Along with the news that EraGen Biosciences will provide its single-nucleotide polymorphism detection technology to the Novartis Agricultural Discovery Institute, the company revealed that it has developed new software to speed the SNP detection process.
EraGen CEO Gideon Shapiro said that the company has developed nucleic acid probe design software over the past six months, with a second generation on its way in the next half-year.
EraGen’s technology uses DNA analogs not found in nature, called AEGIS bases (an expanded genetic information system) to construct highly specific recognition codes, known as “era codes.”
These artificial bases form four novel base pairs that don’t recognize nature’s bases, decreasing the number of false positives in SNP detection.
The company has packaged these nucleic acid tags with assays and amplification technologies for SNP genotyping into a product called SNP-Code.
Besides its SNP product, the Alachua, Fla.-based company has developed MasterCatalog, a bioinformatics platform and database of genomic information.
According to Shapiro, EraGen has been able to leverage its algorithm development abilities not only for its genomic databases but also to create the probe software.
The current probe software can be used to design up to 1,000 tags and the second-generation software will be able to design at least 10,000 tags for DNA chip application.
Chris Scherrer, EraGen’s head of probe design software development, led the project that included conducting experiments, determining parameters, measuring data, and then building a model, which has been refined. In the next development cycle, professor Michael Hallett of McGill University will act as a consultant and assist Scherrer.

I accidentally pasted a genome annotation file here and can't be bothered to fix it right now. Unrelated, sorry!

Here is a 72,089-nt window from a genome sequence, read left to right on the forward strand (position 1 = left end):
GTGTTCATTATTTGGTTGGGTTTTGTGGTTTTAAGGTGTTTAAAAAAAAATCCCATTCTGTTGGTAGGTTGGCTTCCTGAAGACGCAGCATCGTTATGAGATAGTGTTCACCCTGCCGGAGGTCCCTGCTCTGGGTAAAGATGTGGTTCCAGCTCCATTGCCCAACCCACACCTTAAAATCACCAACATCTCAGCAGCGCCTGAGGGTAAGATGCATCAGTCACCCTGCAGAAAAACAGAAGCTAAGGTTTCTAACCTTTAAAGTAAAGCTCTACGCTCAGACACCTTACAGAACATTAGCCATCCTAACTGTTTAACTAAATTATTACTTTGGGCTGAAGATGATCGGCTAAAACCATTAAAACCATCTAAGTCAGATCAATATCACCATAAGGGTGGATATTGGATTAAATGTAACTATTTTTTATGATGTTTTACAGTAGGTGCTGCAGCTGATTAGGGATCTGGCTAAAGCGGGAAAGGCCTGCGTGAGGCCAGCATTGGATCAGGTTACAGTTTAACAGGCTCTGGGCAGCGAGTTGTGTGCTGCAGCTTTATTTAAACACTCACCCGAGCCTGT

NADII of La Jolla, Calif., will not have access to the software under the present deal and is not participating in the software development. “We will provide the probes and the assay technology at this point,” said Shapiro. EraGen will provide NADII with the end results and collaborate on the assay development. Terms of the deal were not disclosed.
NADII plans to incorporate EraGen’s technology into a plant genotyping system under development for use in molecular breeding analysis. The system will be used to detect SNP variants in crops that could be associated with higher yields or greater resistance to pests or drought.
“The idea is that we will work together on a system and then in good faith we will work out licensing agreements,” said EraGen CSO James Prudent. “They’re giving us money and we’re developing a technology with that money that we’ll be able to license,” he said.
The company has also licensed this technology to Bayer’s diagnostic unit, which is using it in HIV testing. EraGen’s Era-Code technology can be used to build chip, bead, or any other surface-based genotyping system, said Prudent.
As for the software itself, EraGen is considering whether to make the probe programs available to strategic collaborators that want to make the nucleic acid probes in-house, said Shapiro.
As the development work proceeds on phase two, the second version software will be deployed on EraGen’s bioinformatics compute cluster.
“The same compute infrastructure that we use to make the [genomic] dictionaries will now become very important as we scale up to 10,000 tags,” said Shapiro.
EraGen has invested about $500,000 in its computing infrastructure, which has just been expanded over the last three months.
That system will continue to grow as EraGen intends to double its 100-Intel-processor Linux cluster over the next quarter. A Linux cluster can be built “for roughly a tenth of the price” of a traditional high-performance computing environment, maintained Shapiro.
EraGen has developed software to manage the cluster in a flexible way so that processes can be distributed to enable MasterCatalog databases to be built at the same time as the probe design processes are run. The company relied on its own expertise as well as a subsidiary of the telecommunications company USA Digital to build its cluster.
EraGen has divided its bioinformatics area into three groups: production of the MasterCatalog dictionaries, assay and probe design for its nucleic acid technologies, and a genomic data mining group which uses proprietary tools reserved for internal use.
— Matthew Dougherty and Aaron J. Sender